news:c8********@dispatch.concentric.net...
The question is...why?

One example is this:

void main ( int argc, char **argv )
{

Widget shell, msg;
XtAppContext app;
XmString xmstr;
shell = XtAppInitialize (&app, "Memo", NULL, 0, &argc, argv, NULL,
NULL, 0 );

This is a standard way to initialize an Xt application where command
line arguments are consumed by the library and the function
XtAppInitialize is expected to remove the argv components it has used
leaving the application specific components for the application to consume.


Interesting! Looks quite useful.

As I said, the signature sure seems to allow writing to argv. But does the
standard guarantee it?

-Howard


Jul 22 '05 #6

P: n/a
Gianni Mariani <gi*******@mariani.ws> wrote in message news:<c8********@dispatch.concentric.net>...
Howard wrote:
"Alexander Malkis" <al*****************@face.cs.uni-sb.de> wrote in message
news:c8************@hades.rz.uni-saarland.de...
Supposed the ith actual argument argv[i] has length n. Am I allowed to
write any string of length <=n to argv[i] ?

Thanks in advance,
Alex.

PS. To email me, remove "loeschedies" from the email address given.

If I recall, some systems do not even provide facilities for command-line
arguments. On systems that do, I think it's implementation and
system-specific as to how it's implemented.

But since there is no const in those arguments, I imagine it's theoretically
possible to write to those locations. The question is...why? They're not
outputs. Changing them won't change what was on the command line when the
program was invoked.

If you want to hold onto the array and modify its content, then make your
own copies of the strings in appropriate data structures (a vector of string
type seems appropriate), and manipulate those. That way you're sure it will
work (provided of course that you can get those command line arguments in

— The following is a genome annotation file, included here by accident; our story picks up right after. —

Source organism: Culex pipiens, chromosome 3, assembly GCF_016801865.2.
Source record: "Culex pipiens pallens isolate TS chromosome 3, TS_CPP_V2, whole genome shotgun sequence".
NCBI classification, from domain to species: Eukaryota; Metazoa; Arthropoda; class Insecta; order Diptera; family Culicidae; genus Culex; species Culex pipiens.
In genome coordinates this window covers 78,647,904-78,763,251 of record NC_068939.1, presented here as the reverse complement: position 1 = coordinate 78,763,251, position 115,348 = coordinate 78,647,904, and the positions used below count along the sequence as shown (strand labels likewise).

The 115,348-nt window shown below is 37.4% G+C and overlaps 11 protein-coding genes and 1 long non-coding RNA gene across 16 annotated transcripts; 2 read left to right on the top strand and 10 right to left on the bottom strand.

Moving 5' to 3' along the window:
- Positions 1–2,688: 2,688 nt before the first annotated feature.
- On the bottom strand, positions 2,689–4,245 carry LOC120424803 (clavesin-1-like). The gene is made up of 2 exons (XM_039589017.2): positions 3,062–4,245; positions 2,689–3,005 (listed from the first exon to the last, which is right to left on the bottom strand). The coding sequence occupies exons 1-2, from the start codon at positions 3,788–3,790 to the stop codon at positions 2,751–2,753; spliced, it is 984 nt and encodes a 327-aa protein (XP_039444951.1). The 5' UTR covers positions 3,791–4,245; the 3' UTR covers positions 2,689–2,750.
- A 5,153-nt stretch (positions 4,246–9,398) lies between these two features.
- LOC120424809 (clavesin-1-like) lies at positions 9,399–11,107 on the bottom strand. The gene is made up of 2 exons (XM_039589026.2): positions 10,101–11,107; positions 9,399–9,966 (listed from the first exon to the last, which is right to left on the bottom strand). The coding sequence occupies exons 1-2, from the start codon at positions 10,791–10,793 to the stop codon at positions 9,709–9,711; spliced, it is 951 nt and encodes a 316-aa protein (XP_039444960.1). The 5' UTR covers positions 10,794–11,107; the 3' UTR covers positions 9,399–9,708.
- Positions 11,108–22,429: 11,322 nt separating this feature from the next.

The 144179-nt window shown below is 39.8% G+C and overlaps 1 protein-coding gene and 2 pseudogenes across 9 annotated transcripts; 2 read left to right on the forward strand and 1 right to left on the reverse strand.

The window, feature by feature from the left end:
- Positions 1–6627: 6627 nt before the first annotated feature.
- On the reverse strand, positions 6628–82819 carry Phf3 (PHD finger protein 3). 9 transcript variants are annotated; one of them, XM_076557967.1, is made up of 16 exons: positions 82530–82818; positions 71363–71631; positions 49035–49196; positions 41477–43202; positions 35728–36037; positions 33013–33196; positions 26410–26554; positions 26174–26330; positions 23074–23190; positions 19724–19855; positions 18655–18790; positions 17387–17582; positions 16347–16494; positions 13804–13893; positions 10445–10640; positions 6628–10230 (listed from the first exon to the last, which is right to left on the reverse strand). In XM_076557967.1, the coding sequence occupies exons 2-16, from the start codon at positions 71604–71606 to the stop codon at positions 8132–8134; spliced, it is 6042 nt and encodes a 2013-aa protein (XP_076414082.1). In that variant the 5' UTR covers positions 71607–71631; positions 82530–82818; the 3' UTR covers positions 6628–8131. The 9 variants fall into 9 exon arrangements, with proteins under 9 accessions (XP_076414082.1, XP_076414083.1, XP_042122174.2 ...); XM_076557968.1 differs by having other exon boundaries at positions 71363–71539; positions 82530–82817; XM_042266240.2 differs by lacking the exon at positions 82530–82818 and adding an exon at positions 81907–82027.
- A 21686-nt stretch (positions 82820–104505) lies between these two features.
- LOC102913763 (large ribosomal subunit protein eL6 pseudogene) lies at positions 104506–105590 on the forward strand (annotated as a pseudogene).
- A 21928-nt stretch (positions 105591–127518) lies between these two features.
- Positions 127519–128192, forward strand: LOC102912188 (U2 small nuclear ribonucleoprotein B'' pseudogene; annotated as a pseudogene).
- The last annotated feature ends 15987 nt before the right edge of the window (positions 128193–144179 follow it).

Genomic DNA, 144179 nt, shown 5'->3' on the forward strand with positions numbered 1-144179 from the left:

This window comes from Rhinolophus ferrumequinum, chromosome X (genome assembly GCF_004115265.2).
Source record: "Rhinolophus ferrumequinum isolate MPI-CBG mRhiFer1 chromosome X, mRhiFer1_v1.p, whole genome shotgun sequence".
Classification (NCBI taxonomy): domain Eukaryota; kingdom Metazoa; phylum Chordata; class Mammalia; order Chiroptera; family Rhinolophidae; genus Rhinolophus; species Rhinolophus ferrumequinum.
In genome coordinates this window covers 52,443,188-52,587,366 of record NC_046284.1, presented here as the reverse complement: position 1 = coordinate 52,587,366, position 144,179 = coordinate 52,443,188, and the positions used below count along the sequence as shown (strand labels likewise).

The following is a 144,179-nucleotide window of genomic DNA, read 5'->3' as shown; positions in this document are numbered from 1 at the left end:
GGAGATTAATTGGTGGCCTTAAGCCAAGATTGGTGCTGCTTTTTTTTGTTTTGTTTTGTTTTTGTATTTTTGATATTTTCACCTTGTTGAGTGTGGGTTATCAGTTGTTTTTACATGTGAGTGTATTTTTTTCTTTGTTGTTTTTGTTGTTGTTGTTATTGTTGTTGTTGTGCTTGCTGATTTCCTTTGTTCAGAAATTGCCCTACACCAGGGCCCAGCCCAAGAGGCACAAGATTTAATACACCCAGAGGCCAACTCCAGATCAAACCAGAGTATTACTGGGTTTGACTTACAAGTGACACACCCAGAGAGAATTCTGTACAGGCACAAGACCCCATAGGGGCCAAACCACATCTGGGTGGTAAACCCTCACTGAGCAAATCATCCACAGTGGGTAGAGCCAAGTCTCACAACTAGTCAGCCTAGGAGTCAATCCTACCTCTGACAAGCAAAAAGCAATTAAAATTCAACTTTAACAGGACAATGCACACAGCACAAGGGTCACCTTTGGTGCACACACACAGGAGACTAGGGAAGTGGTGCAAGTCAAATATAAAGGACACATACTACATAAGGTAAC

the first place).


One example is this:

void main ( int argc, char **argv )

^^^^

void(?)

--
Imanpreet Singh Arora
Jul 22 '05 #7

P: n/a

"Howard" <al*****@hotmail.com> wrote in message
news:lV*******************@bgtnsc05-news.ops.worldnet.att.net...

"Gianni Mariani" <gi*******@mariani.ws> wrote in message
news:c8********@dispatch.concentric.net...
The question is...why?

One example is this:

void main ( int argc, char **argv )
{

Widget shell, msg;
XtAppContext app;
XmString xmstr;
shell = XtAppInitialize (&app, "Memo", NULL, 0, &argc, argv, NULL,
NULL, 0 );

This is a standard way to initialize an Xt application where command
line arguments are consumed by the library and the function
XtAppInitialize is expected to remove the argv components it has used
leaving the application specific components for the application to

consume.


Interesting! Looks quite useful.

As I said, the signature sure seems to allow writing to argv. But does

the standard guarantee it?


The C (99) standard does explicitly make this gurantee, but
I don't see it in the C++(98) standard. (Or maybe I'm looking
in the wrong place ... wouldn't be the first time. :-) )

-Mike
Jul 22 '05 #8

P: n/a
Mike Wahler wrote:
The C (99) standard does explicitly make this gurantee, but
I don't see it in the C++(98) standard. (Or maybe I'm looking
in the wrong place ... wouldn't be the first time. :-) )


As did the C89 standard before it. I wonder why they left out that bit
of boilerplate, if it's missing from the final standard (I just have the
last draft).

The C standard says:

The parameters argc and argv and the strings pointed to by the argv
array shall be modifiable by the program, and retain their
last-stored
values between program startup and program termination.

Brian Rodenborn
Jul 22 '05 #9

P: n/a

"Default User" <fi********@boeing.com.invalid> wrote in message
news:40***************@boeing.com.invalid...
Mike Wahler wrote:
The C (99) standard does explicitly make this gurantee, but
I don't see it in the C++(98) standard. (Or maybe I'm looking
in the wrong place ... wouldn't be the first time. :-) )


As did the C89 standard before it. I wonder why they left out that bit
of boilerplate, if it's missing from the final standard (I just have the
last draft).

The C standard says:

The parameters argc and argv and the strings pointed to by the argv
array shall be modifiable by the program, and retain their
last-stored
values between program startup and program termination.


Yes, I found that, but no similar wording in the C++ standard.

-Mike
Jul 22 '05 #10

This discussion thread is closed

Replies have been disabled for this discussion.